I’m giving up control.
In this article, I will explain how I am removing myself from the day to day operations of Stodzy Internet Marketing. I will also explain why this will help me hit my goal of $10,000,000 a year in revenue and how it will make life better and easier for everyone in my company.
Let’s get started.
A CEO Only Does Three Things
Last week, I wrote an article about the book, “A CEO Only Does Three Things.“
I’ve been thinking about the book ever since.
The author (Trey Taylor) argues that a CEO’s job should be completely limited to maintaining and improving the …
… of a company.
The book has opened my eyes. I’m going through one of those painful growth periods where the pain of staying the same is worse than the pain of changing.
I’m recognizing all the areas in my business that I have involved myself where I don’t belong. My time is better spent elsewhere and I am reducing the efficiency of my company by inserting myself into many different departments.
Out of all the mistakes I have made, the biggest mistake is inserting myself in the management of the operations.
I hate waste. I’m overly obsessed with efficiency and my anxiety is what drives me to involve myself in keeping my finger on the pulse of the processes and procedures of the company.
This is not useful.
Yes, I see the irony. My obsession with efficiency is the main reason for the inefficiency in the company. The jokes on me. Laugh it up.
A Director Of Operations
The Director Of Operation at Stodzy is the most competent person in the company. Her name is Tricia and she’s amazing. I have the perfect person in this role. So why on earth am I still sticking my nose in places it doesn’t belong?
It’s simple really …
Giving up control is hard. I care so much about doing right by our clients that I feel like if I’m not paying attention to every area of my business, then I’m not doing a good job.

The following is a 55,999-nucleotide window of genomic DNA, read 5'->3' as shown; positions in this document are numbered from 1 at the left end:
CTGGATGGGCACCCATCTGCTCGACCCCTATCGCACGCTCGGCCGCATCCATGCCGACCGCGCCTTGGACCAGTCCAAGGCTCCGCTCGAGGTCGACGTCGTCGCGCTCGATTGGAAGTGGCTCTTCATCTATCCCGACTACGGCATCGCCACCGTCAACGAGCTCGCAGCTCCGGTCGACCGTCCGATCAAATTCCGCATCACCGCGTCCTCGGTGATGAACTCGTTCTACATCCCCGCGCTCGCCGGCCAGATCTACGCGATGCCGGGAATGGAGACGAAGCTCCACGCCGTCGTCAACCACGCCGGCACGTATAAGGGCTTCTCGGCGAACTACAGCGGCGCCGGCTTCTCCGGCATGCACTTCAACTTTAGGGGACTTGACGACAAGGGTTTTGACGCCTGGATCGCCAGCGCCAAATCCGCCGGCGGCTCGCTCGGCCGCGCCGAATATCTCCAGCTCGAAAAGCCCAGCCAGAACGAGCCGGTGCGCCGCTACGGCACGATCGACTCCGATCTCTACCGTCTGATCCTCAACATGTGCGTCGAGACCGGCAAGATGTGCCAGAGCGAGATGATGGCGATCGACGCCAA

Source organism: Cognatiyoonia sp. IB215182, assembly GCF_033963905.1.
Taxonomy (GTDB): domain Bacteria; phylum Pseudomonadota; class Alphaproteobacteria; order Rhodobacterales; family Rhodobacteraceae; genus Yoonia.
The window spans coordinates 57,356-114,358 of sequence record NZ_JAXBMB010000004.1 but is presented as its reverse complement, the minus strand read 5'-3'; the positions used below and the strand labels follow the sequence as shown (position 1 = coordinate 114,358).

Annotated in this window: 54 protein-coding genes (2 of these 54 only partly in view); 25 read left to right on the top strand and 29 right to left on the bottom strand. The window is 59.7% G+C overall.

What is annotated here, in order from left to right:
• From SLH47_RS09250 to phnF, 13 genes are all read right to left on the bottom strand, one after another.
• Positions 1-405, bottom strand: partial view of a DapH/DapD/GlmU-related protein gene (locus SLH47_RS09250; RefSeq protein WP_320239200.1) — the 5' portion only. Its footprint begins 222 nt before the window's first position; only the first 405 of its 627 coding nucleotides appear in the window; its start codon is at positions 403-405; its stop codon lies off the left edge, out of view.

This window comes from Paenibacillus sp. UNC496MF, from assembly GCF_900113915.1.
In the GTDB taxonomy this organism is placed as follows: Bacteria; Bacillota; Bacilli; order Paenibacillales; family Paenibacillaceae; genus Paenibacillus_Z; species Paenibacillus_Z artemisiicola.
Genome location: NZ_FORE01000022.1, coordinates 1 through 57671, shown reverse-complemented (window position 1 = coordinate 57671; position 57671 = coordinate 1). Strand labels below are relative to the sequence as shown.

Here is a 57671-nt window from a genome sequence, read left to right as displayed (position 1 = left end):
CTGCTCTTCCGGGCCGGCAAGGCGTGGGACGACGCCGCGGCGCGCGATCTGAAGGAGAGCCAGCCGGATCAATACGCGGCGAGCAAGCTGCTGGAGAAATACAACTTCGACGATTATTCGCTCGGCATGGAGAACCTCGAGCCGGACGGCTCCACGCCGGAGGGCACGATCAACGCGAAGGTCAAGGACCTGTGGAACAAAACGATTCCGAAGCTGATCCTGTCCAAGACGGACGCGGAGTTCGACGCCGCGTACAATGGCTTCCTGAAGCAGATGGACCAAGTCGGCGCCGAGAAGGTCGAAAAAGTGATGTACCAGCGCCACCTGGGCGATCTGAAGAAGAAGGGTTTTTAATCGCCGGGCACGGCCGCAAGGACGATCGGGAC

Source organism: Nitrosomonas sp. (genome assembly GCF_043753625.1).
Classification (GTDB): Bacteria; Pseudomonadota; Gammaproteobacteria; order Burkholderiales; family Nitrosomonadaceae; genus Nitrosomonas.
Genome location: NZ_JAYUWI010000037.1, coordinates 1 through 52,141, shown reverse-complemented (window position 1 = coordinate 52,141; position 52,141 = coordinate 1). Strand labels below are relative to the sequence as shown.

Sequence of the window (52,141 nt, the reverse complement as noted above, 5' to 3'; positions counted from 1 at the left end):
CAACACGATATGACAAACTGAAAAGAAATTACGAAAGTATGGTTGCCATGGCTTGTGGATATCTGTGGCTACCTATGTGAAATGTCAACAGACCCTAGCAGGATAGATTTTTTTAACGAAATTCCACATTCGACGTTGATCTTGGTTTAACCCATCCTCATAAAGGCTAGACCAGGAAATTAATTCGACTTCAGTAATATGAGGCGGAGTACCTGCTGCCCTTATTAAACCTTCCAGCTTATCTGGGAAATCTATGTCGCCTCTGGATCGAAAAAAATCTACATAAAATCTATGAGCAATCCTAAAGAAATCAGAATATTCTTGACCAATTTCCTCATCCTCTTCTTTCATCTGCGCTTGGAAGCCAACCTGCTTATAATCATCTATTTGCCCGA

But that doesn’t make any sense.
Because the pragmatic and most effective way to build a robust operations system is to assign that responsibility to someone who’s singular focus is to improve the operations..
It’s the most logical concept. Even writing those words and reading them back to myself is a face slap moment. Like …. duh. Of course.
Entrepreneurship is emotional. I don’t care what anyone says.
Now that I have had my come to Jesus moment, let me tell you about the action I am taking to remove myself from the operations.
Operations Is Culture
Before we could truly define what our operations looks like, we first needed to get on the same page with our culture.
How can we know what we need to do without first knowing what our goals are?
So to define our operations, we first need to define our priorities.
1. Phone Calls Over Everything: What Gets Measured Gets Managed
What makes Stodzy special is that we are the only lead gen company in the space that reports specifically on the KPI that our client cares about.
We don’t fluff up our reports with social media shares or Twitter metrics. We focus all of our effort on generating the results that our clients want.
Our clients want inbound phone calls. Nothing else matters.
However, we realized that not everyone in the company has an understanding of what those numbers are. For example, the person who manages our content calendar isn’t face deep in the data in the same way our head of strategy is, so how would she know what the numbers are?
This is a defect. Every person, regardless of their role, should see the connection between the work they do and the results it generates for our clients.
We needed a scoreboard. Without knowing the score, how could we know what play to run?
To get everyone seeing the score, we asked all department heads to track and submit their numbers to a daily spread sheet.
This score board tracks phone calls generated from all our sources. Including …
- Google organic
- Google business listings
- Google ads
- third party directories
- branded traffic
Soon, Tricia will operationalize this so it’s not so manual. Ideally, we would like to have a morning email sent out that reports on the previous days results for every client. This way, the entire team is speaking the same language and looking in the same direction.
2. Full Autonomy and Decision Making
Tricia needs full control of operations and decision making. Of course I will have my opinion heard, but the gig is up. It’s time for me to let go.